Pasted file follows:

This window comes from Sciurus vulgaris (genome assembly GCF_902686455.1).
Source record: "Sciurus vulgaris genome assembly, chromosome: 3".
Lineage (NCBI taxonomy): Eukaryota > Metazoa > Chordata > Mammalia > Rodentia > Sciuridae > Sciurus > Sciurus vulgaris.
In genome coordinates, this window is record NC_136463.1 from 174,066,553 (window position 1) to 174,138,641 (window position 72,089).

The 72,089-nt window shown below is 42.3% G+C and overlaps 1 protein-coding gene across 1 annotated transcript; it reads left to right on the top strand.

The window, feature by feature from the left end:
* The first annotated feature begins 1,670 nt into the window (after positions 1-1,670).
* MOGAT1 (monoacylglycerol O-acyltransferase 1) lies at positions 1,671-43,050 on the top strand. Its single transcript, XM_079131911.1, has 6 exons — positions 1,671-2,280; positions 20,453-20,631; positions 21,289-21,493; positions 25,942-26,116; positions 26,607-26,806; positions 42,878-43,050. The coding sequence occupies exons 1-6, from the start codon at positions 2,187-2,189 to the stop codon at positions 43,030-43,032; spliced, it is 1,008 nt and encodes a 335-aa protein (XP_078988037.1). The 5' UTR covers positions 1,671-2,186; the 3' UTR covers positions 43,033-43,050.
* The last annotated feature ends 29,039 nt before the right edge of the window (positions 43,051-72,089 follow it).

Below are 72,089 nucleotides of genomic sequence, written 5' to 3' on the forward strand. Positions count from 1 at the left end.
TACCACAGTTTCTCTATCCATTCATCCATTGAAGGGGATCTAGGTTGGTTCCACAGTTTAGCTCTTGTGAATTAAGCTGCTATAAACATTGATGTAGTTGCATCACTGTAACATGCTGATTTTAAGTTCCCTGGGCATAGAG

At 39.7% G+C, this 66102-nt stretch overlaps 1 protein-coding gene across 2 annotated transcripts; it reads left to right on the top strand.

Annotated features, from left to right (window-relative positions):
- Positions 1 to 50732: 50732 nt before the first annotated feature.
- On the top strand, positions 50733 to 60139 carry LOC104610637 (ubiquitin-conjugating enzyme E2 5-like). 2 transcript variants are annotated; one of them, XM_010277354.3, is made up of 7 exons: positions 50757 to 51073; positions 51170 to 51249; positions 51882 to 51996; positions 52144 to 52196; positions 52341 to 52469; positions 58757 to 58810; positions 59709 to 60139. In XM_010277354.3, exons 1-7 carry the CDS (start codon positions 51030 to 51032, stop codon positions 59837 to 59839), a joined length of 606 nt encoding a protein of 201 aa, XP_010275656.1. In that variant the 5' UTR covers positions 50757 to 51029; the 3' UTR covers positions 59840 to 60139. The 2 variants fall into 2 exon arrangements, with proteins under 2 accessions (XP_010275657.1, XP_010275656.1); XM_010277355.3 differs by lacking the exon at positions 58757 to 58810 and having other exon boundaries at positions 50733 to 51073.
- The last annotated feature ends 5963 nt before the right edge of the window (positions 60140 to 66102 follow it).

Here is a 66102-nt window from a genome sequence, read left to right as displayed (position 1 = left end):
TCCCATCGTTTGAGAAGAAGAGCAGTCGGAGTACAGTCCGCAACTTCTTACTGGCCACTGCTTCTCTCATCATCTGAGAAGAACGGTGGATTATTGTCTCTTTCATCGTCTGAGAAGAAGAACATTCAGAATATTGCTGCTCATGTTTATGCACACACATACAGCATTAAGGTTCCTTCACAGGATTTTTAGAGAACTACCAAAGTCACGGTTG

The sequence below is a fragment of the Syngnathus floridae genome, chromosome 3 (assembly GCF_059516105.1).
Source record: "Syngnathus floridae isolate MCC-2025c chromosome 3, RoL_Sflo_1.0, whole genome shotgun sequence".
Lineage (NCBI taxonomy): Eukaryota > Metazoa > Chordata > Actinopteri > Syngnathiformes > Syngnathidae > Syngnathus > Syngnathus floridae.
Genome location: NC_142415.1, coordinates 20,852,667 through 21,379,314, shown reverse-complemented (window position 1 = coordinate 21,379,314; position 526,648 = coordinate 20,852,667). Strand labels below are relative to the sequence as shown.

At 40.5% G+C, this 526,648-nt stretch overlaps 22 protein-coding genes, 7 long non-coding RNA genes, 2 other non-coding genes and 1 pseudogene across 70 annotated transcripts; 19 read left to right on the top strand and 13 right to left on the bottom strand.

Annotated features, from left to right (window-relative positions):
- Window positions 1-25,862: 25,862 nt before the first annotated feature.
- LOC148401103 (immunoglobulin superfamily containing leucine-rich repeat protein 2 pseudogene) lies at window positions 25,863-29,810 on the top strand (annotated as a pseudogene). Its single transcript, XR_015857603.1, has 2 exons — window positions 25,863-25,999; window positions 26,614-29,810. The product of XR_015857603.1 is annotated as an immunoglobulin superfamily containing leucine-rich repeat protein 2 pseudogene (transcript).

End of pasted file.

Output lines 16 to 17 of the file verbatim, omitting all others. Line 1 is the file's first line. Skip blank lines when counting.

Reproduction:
- The last annotated feature ends 5963 nt before the right edge of the window (positions 60140 to 66102 follow it).

Here is a 66102-nt window from a genome sequence, read left to right as displayed (position 1 = left end):